Dispatches, thoughts, and miscellanea from writer Jon Konrath

Journal mold

I keep reading John Sheppard’s tumblr, which lately has been chock full of awesome short little bits of not-fiction about his life, and it makes me wish I could spin up some yarns here, especially since I ran out of ideas for blog entries in about 2007.  One of my wise ideas was to pull out my old paper journals, and look up some of the wacky stories that happened back in like 2000 and expand those a bit here.  So I pulled out a big fat spiral, entitled “11/30/99 – 2/3/01”, cracked it open, and immediately had an allergic reaction from the dust mites.  (How should I be storing this shit?  Encased in acetate, in a room with all of the air pumped out and replaced with nitrogen?)  Then I looked at a few pages, and was somewhat dismayed at all of the entries.

I mean, it’s good I captured this stuff, especially because I lost all of my email from a big chunk of 1999-2000, when, like an idiot, I did an rsync backwards and cloned a copy of a blank laptop hard drive TO the hard drive on my PC.  (Backups?  Yes, that’s why I still have the stuff from 1999 and earlier.  I now back up every second instead of every year.)  But the problem is, so many of my days were similar back then.  Basically, pick and choose x items from the following list, and that’s my average day in 2000:

  • Work sucks.  (I worked at Juno at the time, and we were either hiring mass amounts of people from ivy league schools who had never worked in computers, or having massive layoffs, sometimes both at the same time.)
  • I skipped work today because I was up all night last night and can’t sleep for shit.  Sleeping all day today sure will fix this.
  • Ray just called and spent two hours complaining about some inconsistency in a Godzilla film that was produced on a budget of about $7.
  • I’m on my way into Manhattan to spend some money on books or DVDs that will make my empty life feel complete, except the piece of shit N train is broken and I’ve been stuck for the last 45 minutes.
  • I just finished eating 6,000 calories of cased meats and fried pirogues at Kiev.  I wonder if I should get in shape.
  • I just wrote someone on an online personals ad and she wrote back and asked to see five years of W-2 forms.
  • I should buy a drum set.
  • I should buy some land in Montana.
  • I should buy an abandoned loft.
  • I should buy a car.
  • I should buy an air conditioner.
  • I should buy more books and DVDs.
  • I need to write.
  • I need to edit what I wrote.
  • I need to go to Kiev and get some pirogues and edit/write.

One of the thing that surprised me the most about catching up with 2000 was the general level of my depression.  I know I was depressed back then, but I found some entries from that summer that were damn near suicidal, long digressive essays about trying to come to peace with myself, how to find what the fuck I should be doing with my life.  I was on the verge of 30 then, and moved across the country to be with someone, and when that didn’t work out, I couldn’t really get into the swing of dating, but also couldn’t be alone.  I’d spend long periods of time talking to nobody, except maybe to phone in a delivery order at the diner across the street.  I spent that entire year in therapy, taking various medications, seeing doctors and shrinks and buying self-help books, and the closest I came to resolution was deciding I could be happy if I bought a stereo receiver that decoded both Dolby Digital and DTS movies.  I often feel like I need to someday write a book that details these feelings, then I remember that every book I’ve written already covers it.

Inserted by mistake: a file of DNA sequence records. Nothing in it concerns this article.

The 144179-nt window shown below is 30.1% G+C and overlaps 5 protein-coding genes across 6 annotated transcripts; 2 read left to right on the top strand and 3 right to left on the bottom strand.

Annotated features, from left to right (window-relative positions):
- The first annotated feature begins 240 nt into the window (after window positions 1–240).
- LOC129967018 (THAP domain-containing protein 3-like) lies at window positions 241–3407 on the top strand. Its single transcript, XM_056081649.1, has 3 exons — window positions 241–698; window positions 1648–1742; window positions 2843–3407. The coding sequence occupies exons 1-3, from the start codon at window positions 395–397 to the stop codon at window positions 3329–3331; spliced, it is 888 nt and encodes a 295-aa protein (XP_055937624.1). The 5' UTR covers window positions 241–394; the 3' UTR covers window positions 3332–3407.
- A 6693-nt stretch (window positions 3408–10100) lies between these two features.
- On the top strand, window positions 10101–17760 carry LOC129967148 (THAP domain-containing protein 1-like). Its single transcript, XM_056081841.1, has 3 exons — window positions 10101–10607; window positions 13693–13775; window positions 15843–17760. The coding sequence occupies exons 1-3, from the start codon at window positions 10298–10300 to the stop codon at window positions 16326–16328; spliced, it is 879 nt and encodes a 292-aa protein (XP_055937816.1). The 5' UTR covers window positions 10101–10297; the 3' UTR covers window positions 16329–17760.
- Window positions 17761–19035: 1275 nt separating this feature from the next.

The other thing that I did enjoy while digging through these dead trees was the editing work on both Summer Rain and Rumored.  SR came out in 2000, and I spent most of the first half of the year doing the final edits, getting everything ready to send off to iUniverse, and it’s fun to see the daily notes about what chapters I finished or how many pages I had left to red-pen and correct.  Once that went to print, I toiled on Rumored, which took almost two more years to complete.  I was obsessed with word count at that point, and every thousand words I poured into the manuscript was a major triumph.

The one strange disconnect to this whole process is that this online journal was actually running for a good chunk of 2000, and there are some decent entries there.  Granted, what I wrote publicly and what went in the private paper edition was often very different, but there’s some good stuff there.  Check out Extreme olfactory triggers and strange nostalgia for a good example.

Okay, speaking of, gotta go write.  No Ukrainian food is on the horizon (weight watchers) but I do need to get this next book going.